Keep Motivational Efforts Continuous

Engaging employees when outsourcing is a critical component of success.

by Jemima Fitzgerald

Engaging a motivational speaker to energize and inspire a workforce is a practice we expect in the U.S. It is not commonly associated with a European organization, let alone the traditional, stiff-upper-lip Brits; but that is exactly what is happening with one of the U.K.’s most traditional retailers. Marks & Spencer has employed the talents of inspirational speaker Mary Gober to help its 56,000 workers and bolster the company’s turnaround.

On further investigation, it appears that M&S is not so much a leader in this technique but is actually following the footsteps of several high-profile European companies (Zurich, Mercedes-Benz, Reuters), whose HR departments are looking for ways to enthuse their workforce.

What is encouraging about this new trend is that it is targeting ALL employees. However, the disadvantage to utilizing such a technique is that it is short-lived. What happens the following week, month, or year? If we look at most HR outsourcing deals, there will be some element of motivation and incentivisation of employees during the transition of moving from in-house HR department to outsourced arrangement, but how long will this focus last?

Employee motivation is difficult to manage at the best of times, but as a company moves to an outsourced agreement, it becomes even more important to keep motivation up. Looking at the recent announcement by Convergys and DuPont, the transition period for this deal is estimated to take up to two years. The organizations will have plans to motivate employees at this current point in time, but will those plans extend for the next two years and beyond?

There are a number of key reasons why it is crucial to ensure a continual focus on employees. The most fundamental is the level of buy-in from employees, which is directly proportional to the success of an outsourcing agreement. In addition, outsourcing your HR department doesn’t mean starting anew; it is about combining current intellectual property with enhanced processes, technology, and expertise. The retention of knowledge is crucial. Finally, despite the predicted cost and competitive advantages that it may bring, a regularly cited reason for outsourcing HR is the improvements it brings to the people aspects of an organization. If you’re outsourcing to enhance satisfaction and motivation of employees, make sure they’re not forgotten at the period of changeover.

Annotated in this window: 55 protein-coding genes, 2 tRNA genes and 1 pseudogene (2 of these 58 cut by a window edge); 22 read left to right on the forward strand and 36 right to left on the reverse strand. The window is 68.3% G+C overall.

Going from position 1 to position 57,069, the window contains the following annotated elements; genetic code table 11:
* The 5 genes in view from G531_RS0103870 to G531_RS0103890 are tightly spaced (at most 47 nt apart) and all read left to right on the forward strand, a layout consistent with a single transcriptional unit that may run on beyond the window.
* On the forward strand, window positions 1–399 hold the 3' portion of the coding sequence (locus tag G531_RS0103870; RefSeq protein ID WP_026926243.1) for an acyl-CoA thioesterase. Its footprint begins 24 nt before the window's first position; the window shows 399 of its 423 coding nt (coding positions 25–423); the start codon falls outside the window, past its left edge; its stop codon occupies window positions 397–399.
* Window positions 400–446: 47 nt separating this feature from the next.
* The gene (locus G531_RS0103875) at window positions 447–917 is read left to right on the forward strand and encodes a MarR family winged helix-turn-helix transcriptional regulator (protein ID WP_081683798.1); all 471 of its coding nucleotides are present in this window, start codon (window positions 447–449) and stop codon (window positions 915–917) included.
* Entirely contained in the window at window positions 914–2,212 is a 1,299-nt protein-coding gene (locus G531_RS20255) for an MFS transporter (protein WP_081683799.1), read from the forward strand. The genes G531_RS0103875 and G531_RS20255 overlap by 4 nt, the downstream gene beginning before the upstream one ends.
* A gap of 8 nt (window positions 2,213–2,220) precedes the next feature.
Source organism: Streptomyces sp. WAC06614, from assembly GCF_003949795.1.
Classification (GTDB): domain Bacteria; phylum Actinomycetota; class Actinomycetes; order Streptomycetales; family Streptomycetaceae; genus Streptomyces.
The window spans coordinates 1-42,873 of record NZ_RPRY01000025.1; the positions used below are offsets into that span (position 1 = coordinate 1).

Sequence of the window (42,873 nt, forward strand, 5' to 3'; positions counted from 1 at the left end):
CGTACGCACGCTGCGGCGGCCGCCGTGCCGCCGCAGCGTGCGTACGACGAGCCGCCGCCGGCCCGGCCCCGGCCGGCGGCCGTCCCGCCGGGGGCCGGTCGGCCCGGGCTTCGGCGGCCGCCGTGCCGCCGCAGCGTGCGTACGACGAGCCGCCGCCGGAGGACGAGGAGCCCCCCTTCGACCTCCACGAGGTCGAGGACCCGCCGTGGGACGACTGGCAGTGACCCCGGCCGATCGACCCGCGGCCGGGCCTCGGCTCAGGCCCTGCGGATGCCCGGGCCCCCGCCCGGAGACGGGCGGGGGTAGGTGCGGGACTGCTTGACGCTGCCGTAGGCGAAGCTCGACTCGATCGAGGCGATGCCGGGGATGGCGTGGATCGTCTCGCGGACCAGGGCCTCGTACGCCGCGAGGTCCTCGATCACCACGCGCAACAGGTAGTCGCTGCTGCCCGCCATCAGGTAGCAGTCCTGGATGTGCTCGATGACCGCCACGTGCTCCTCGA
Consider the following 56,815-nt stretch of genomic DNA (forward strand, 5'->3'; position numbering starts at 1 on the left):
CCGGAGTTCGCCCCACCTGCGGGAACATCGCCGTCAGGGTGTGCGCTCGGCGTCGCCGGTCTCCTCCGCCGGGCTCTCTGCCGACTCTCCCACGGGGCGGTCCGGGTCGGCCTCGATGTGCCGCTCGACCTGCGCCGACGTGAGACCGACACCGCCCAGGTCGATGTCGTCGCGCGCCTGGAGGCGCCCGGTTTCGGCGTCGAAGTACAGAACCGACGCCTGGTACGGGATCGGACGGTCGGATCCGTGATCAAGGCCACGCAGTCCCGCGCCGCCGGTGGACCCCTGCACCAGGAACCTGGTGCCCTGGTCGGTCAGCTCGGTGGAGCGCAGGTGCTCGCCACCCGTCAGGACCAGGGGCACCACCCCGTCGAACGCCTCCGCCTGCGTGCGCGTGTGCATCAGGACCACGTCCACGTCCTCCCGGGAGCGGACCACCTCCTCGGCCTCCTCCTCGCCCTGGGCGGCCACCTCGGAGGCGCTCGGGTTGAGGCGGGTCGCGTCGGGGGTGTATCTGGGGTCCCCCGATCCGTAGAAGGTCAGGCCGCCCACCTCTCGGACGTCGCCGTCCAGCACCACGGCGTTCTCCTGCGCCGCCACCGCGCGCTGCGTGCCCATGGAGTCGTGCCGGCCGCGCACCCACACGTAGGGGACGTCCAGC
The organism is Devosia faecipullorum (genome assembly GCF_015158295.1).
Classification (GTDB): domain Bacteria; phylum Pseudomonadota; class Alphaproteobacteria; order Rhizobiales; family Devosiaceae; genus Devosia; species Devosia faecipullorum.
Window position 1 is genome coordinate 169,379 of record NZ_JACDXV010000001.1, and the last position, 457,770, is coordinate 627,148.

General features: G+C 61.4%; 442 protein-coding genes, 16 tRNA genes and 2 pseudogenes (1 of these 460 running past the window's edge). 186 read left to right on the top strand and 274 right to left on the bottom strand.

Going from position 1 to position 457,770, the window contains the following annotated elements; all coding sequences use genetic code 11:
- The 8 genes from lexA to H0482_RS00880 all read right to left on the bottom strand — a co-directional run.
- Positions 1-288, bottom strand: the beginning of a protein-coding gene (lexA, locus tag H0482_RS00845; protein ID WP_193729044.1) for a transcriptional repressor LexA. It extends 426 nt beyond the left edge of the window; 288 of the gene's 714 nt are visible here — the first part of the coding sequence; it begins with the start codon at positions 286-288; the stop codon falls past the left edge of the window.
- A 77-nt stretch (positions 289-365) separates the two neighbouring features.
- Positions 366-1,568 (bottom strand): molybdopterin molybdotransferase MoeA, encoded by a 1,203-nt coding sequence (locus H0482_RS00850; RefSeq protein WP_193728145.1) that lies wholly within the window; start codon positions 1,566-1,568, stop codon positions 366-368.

Who should you target? Quite simply, everyone. The tendency is to focus on the employees leaving, whether they are being transferred to the service provider or being made redundant. But you should also include staff being retained and the organization at large.

As with any major change, it is impossible to please all the people all the time. Human nature dictates that individuals will go through a number of stages during the process, which will include disenchantment, resistance, etc. The key to making the HRO transition a success is to move individuals as quickly as possible from the fear and resistance stage to the buy-in (and hopefully) support stage! So how do you do this?

  • Communicate as soon as feasibly possible and communicate regularly. Fear comes from being kept in the dark.
  • Ask questions, get feedback, and be prepared to provide honest answers.
  • Engage unions, works councils, and employee committee groups. Identify key influencers for your organization, and ensure you are listening and using them to help communicate and encourage support.
  • Invite your service provider to talk with your employees or arrange for visits to the vendor sites. Remember that this is a partnership, not an “us and them.”
  • Provide clear guidelines on how the future relationship will work and what the implications are for the retained HR team as well as the wider workforce.
  • Invest in support and training for the retained HR team. If you are expecting them to take on more strategic activities, make sure it’s something they want and are able to do. Do not presume!

Finally, and most importantly, do not let the communication and motivation diminish once the deal has been signed. This is in an ongoing requirement. As with any motivational event that is at the top of the agenda one day and forgotten the next, your plan will fail if you do not embark on a consistent program of communication, support, and motivation. The fact that your organization has chosen to address and invest in its HR should be seen as a success in itself. Remember that, because surely nothing motivates better than success.

Posted December 10, 2005 in Contributors

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